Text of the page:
Church Administration and Finance
Shepherding the church requires up-to-date knowledge of budgets, insurance, financial management, personnel organization, audits, and legal liability. These responsibilities are complex and ever-changing. While as pastor, you are called to be a faithful steward of the church's resources and an effective planner of its ministries, you need facts and skills to get your job done. This book will help you organize and weave your way through the often complex business of the church.
Definition of Ad-Ministry and What It Means to be an Ad-Minister
A Theological Model for Ad-Ministry
The Church as an Organization
Stewarding People--Paid and Unpaid Staff
Staffing the Volunteer Organization
Stewarding Resources--Finances and Budgeting
Stewarding Places and Spaces
Stewarding Fiduciary Responsibility--Legal and Liability Issues
Stewarding the Mission of God
Strategic Planning to Fulfill God's Call on Your Congregation
Includes templates, and samples, including Church Staff Review forms, Staff Growth Plans, Offering Tracking Logs, Financial Statements, Property Inventory Worksheets, and Emergency Procedures Worksheets.
For churches and religious nonprofits, the business of business is not business - it is ministry. However, these organizations still have to plan. Because organization is needed to accomplish specific tasks, leadership must train and motivate workers for progress and effectiveness. "Church Administration "will assist pastors and church administrators in becoming effective and efficient leaders, managers, and administrators.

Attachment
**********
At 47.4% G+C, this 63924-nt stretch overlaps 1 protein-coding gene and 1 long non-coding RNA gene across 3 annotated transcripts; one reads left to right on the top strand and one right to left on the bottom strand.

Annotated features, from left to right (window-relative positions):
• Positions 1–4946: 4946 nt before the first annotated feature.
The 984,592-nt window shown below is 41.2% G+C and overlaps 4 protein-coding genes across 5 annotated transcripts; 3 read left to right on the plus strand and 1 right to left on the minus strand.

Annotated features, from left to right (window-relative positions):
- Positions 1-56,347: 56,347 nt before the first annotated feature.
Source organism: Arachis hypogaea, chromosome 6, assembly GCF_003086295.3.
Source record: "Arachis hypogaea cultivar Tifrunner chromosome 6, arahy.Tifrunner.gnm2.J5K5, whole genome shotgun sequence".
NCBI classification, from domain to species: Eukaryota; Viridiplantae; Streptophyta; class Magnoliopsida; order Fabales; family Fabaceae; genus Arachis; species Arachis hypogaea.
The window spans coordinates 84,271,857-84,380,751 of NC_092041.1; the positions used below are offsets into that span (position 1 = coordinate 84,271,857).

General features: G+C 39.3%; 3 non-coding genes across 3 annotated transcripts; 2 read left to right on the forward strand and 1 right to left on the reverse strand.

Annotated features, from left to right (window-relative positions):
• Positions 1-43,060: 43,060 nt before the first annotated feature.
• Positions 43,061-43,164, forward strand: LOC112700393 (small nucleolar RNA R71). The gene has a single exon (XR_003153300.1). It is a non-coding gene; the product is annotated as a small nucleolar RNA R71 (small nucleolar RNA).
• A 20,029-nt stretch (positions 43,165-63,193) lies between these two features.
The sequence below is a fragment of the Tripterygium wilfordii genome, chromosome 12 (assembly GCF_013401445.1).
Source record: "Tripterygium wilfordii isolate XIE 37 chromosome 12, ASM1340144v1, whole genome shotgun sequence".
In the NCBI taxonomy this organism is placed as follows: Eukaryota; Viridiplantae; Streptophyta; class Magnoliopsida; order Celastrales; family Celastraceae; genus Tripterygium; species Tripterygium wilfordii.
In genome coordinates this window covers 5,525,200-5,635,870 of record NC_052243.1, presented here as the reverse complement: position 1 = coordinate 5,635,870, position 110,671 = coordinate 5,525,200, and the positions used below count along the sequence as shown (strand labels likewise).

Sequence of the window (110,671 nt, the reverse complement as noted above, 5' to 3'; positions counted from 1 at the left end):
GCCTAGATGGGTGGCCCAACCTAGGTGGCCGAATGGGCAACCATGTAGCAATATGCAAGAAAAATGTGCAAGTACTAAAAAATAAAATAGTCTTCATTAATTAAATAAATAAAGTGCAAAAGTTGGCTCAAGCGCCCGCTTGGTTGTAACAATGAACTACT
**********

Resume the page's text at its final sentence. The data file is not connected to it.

Twelve chapters deal with the following vital areas:
- An Introduction to Administration
- Basics for Administration
- Documents for Administration
- Organizing the Church
- Administering Personnel Resources
- Administering Financial Resources
- Administering Physical Resources
- Administering the Office
- Administering Risk Management
- Administering Planning Activities
- Administering Program Ministries
- Administering Support Activities
The needs of people and churches have continued to change, with questions now being raised about the quality of congregational life, nature of leadership, and responsibility for ministry among all believers . . . As we have prepared this edition, we have sought to address five primary needs.
1. Leadership skills and administrative tools that can be adapted for use in a variety of contexts from traditional to contemporary, from rural to urban, and from unicultural to multicultural settings;
2. Spiritual formation that relates to all of life (from birth to death);
3. Mission consciousness (in community, regionally, nationally, and globally);
4. Ministry of all believers (particularly calling out and equipping vocational, bivocational, and lay ministers); and
5. Leadership competence (the ability to inspire, motivate, and equip the saints for the work of ministry). "